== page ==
For some centuries, Christmas time in East Kent was marked with a curious tradition. Sometimes on Christmas Eve or on Boxing Day, houses in certain villages would be visited by the hooden horse.

The hooden horse tradition is strikingly strange to modern sensibilities. The usual arrangement appears to have included a “waggoner,” who would carry a whip and lead the “hoodener,” a man draped in sackcloth and bent over, carrying a wooden horse head on a staff. In the 19th Century, a popular accomplice of these two was “Mollie,” usually a young man dressed in women’s clothes who would sweep the lane in the wake of the hooden horse. Sometimes, a “rider” would accompany this trio. Often, the hooden horse group would be accompanied by musicians playing tunes on a concertina, accordion, cymbals, or tambourine.

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A troupe of hoodeners from Walmer Court Farm in Walmer, Kent, 1907. Accessed via Wikipedia.

The troupe would travel from house to house, where the “rider” would attempt to clamber onto the back of the hooden horse, and the “waggoner” would snatch at the hooden horse’s bridle, shouting “whoa!” “Mollie” would caper about the yard, and if the group was invited into the house, “Mollie” would reliably chase any girls and frighten any children within. The comedic antics of the hooden horse will proceed for some time, before the troupe moves off to another house.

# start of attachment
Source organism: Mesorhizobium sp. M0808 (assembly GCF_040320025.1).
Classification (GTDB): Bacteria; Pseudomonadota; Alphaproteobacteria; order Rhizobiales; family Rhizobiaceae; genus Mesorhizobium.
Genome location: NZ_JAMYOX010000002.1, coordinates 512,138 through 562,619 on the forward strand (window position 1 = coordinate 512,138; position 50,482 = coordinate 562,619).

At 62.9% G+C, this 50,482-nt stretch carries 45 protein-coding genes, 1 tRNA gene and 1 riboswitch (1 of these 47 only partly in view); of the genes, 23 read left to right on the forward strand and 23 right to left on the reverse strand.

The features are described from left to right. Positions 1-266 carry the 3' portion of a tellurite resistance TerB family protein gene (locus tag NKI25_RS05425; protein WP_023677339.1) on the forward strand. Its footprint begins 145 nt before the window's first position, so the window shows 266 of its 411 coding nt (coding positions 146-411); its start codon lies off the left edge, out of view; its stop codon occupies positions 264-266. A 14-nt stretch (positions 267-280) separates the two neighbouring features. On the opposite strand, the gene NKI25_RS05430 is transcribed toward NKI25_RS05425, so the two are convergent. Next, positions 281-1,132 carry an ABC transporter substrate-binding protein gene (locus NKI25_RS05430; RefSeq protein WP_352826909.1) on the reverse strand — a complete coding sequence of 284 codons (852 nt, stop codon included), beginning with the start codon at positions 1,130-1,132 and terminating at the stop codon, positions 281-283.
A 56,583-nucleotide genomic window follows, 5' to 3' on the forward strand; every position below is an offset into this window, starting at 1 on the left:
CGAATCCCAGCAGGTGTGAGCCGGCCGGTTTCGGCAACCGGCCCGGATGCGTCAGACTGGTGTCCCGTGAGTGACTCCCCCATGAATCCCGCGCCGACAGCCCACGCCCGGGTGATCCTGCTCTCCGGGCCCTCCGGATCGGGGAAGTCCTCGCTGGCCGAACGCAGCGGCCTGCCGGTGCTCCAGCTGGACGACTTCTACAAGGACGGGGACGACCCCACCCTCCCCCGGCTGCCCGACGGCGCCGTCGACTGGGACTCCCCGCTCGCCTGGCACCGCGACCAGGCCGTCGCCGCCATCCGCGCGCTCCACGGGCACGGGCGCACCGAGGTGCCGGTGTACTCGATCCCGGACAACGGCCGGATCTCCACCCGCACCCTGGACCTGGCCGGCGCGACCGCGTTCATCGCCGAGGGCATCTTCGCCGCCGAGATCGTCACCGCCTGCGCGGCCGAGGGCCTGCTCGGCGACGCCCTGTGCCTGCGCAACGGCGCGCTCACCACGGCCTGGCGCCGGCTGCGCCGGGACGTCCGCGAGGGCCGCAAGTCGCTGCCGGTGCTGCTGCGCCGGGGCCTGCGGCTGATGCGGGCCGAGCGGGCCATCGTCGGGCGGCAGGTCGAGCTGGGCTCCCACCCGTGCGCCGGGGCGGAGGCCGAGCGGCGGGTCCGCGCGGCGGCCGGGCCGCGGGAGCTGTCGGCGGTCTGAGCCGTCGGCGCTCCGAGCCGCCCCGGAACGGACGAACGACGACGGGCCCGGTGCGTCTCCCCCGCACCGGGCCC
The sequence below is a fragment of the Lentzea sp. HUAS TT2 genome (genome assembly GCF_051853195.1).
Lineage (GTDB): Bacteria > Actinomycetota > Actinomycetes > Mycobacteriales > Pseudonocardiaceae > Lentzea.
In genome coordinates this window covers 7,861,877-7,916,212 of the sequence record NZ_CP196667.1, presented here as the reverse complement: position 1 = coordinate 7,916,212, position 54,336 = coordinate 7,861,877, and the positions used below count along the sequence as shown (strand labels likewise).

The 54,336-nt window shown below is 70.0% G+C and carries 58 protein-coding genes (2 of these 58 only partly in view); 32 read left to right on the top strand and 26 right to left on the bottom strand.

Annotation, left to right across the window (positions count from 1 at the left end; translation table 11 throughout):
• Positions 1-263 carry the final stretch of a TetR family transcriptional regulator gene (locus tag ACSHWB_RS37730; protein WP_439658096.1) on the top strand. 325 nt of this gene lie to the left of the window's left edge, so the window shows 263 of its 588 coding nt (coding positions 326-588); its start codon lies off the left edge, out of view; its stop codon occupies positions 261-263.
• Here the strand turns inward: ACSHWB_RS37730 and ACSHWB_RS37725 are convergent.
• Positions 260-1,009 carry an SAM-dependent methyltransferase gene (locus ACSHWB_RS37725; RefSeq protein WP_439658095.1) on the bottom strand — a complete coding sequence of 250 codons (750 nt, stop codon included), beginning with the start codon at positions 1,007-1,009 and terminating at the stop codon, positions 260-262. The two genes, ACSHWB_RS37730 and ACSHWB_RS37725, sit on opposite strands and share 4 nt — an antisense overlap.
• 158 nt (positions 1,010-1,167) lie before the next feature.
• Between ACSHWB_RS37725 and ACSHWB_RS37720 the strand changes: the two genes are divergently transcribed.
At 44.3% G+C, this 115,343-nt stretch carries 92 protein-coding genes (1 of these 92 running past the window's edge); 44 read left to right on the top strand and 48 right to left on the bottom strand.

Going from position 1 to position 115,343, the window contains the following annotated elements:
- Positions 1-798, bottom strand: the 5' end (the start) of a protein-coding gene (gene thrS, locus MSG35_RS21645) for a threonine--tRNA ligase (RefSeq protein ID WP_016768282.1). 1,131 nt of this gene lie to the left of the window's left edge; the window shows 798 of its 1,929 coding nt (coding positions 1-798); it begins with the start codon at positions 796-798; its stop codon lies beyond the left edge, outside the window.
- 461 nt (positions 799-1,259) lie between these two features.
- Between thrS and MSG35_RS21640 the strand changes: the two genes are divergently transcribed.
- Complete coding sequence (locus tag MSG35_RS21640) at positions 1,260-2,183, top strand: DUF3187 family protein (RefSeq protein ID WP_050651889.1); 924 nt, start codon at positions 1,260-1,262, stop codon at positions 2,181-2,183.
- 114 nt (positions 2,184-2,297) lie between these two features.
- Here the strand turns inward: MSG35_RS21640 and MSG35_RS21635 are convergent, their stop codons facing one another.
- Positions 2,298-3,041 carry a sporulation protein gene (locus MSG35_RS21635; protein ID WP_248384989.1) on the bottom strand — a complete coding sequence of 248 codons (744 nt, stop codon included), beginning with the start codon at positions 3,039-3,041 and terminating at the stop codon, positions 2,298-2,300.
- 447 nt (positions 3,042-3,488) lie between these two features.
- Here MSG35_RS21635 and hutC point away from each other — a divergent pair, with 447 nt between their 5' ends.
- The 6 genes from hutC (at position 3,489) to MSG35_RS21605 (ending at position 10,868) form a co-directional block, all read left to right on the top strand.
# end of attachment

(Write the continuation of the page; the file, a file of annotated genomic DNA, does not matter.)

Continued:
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A hoodener in Deal, Kent, 1909. Accessed via Wikipedia.

The history of the hooden horse is shrouded in mystery. Percy Maylam wrote a 1909 book (The Hooden Horse) to memorialize and record what was a vanishing tradition during his time. Of the hooden horses he observed in the 1880s and 1890s, none of the operators could speak to the historicity of the tradition. Written accounts of the practice date back to 1807, and speculation as to its origins has come in many forms. Early 20th Century writers guessed that it might be connected to pre-Christian sacrifices to Odin, but subsequent writings have dismissed that idea. It is likely an independent mid-winter tradition, but nobody knows when it began.

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A troupe of hoodeners from Hale Farm in St. Nicholas-at-Wade, Kent, 1905. Accessed via Wikipedia. The photo, taken at the request of historian Percy Maylam, includes the “Mollie” character.

The practice of hoodening essentially went extinct following the turmoil of World War I. After World War II, a modernized revival of some hoodening practices was incorporated into cultural festivals in Kent, in order to preserve some of the lost tradition. Although it’s no longer a Christmas tradition, the hooden horse lives on in several communities in Kent.


Wedding Photography by Spiering Photography